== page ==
I transport down onto a ship’s deck with thrashing waves and scantily clad bandits. One moment ago I was working my way across a table with downturned cards, an ominous game master watching me as I turn each card with baited breath; an event hidden behind each one. This is the tantalising sporadic nature of Hand of Fate; a smooth amalgamation of hack-and-slash and deck-building card game.

The game transitions beautifully from building a deck of fate defining cards, to transporting you down to a third person view hack and slash with hordes of enemies to defeat. It truly is one of the best and most impressive crossovers I’ve played and it really keeps the game feeling fresh. As well as this, there are small mini-levels such as goblin dungeons to keep you busy. It’s a smorgasbord of card-slapping goodness.


I began the game with very little clue of what was happening but a real sense of excitement nonetheless. The tutorial is still in development, so for the meantime you’re pretty much left to figure gameplay out on your own. Thankfully after the first round most things are obvious and it really doesn’t take long to get into the swing of things. Although with most things still very much in production, there’s a lot of mystery surrounding just about everything, including who you are, who the wizard guy in front of you is, and why you’re both playing an incredibly deadly game of cards.

Ignoring all the gaps though, your aim is to traverse through each level, turning over a card to reveal an event you must undertake. Events can be good, or bad (usually bad) and get increasingly tricky as you move on through the game. To put the cherry on the cake there’s also bosses at the end of each round, 12 in total to defeat and win the game. These bosses start tricky and become incredibly tenacious, incredibly quickly.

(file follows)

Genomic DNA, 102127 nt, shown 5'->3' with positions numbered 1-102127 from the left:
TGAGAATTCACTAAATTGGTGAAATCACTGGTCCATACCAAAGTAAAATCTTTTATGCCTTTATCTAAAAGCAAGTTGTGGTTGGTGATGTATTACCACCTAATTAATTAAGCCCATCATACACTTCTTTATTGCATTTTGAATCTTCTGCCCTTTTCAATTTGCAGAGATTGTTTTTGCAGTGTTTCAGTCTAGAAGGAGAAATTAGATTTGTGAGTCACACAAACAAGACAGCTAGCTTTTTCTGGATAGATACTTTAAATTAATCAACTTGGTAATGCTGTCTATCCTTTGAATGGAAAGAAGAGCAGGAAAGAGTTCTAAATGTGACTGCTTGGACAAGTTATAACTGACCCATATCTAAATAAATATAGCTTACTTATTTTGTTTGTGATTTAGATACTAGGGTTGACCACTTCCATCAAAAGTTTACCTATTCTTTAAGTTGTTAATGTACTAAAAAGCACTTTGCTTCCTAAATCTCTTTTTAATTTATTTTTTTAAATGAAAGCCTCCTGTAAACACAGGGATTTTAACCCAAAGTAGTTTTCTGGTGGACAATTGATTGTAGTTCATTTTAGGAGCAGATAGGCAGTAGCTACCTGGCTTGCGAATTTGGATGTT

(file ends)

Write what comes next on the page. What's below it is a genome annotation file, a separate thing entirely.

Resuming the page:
These fight scenes take you from a floating player to a third-person view of your as-of-yet unnamed warrior. The graphics here are impressive and quite surprising for what started out as a card-game. The combat visuals are detailed for an early build and movement is relatively smooth between blows. The weapons and armour you equip during board-play are expertly crafted and digitalised into the full 3D effect in your players hand. A neat little touch that put a smile on my face.

To help you gear yourself up before each boss, Defiant Dev had the genius stroke of allowing you to collect and build your own deck of cards. Cards can be collected through completing events during the course of play. This allows you to stack the deck in your favour, as much as possible anyway, and gives enticing replayability. Something I was grateful for as I fought to keep my enthusiasm after countless deaths at the hand of the Queen of Sand, an early level boss.


There exist two decks of which you have some control over; events and items. Event cards are the cards that line the path of your journey and end with the levels boss, items are your rewards for succeeding at events. You can pick and choose the cards you want in each of your decks out of the collection you have at the time. Of course it would be too tempting to set yourself an easy ride, so the AI adds some very unhelpful cards at the beginning of each round.

Crummy weapons, unlucky events and masses of enemies are all just a small part of the offerings dealt out by the unnamed game master. It brings change and challenge to a game that could otherwise become stale with predictable card play.

To add to the awesomeness of Hand of Fate, the professional voice acting of the game master is deep and menacing; fitting perfectly with the game’s aesthetic. It’s bolstered by the slow heavy music in the background – sped up and livened when it’s time to battle. Although incomplete, these are great aspects of the game that build an engrossing world of warlock mayhem. Without the lead voice actor the game would lose quite a bit of its stature; it would probably end up like having your Nan play the dungeon master in Dungeons and Dragons.


This initial beta build is impressive and very playable. It has its bugs and glitches, as any early build, but more importantly it has a presence that demands to be played. It’s evident that Defiant Dev wanted to release Hand of Fate with substance over style, even releasing with controller support before completing an intro or any kind of real storyline. These things are great to have but on this occasion, they made the right choice in prioritising what to do first.

If Defiant Dev can carry on in the same way, Hand of Fate is sure to fast become a must-play game, if not for its impressive graphics, then for its unique and innovative meld of game genres.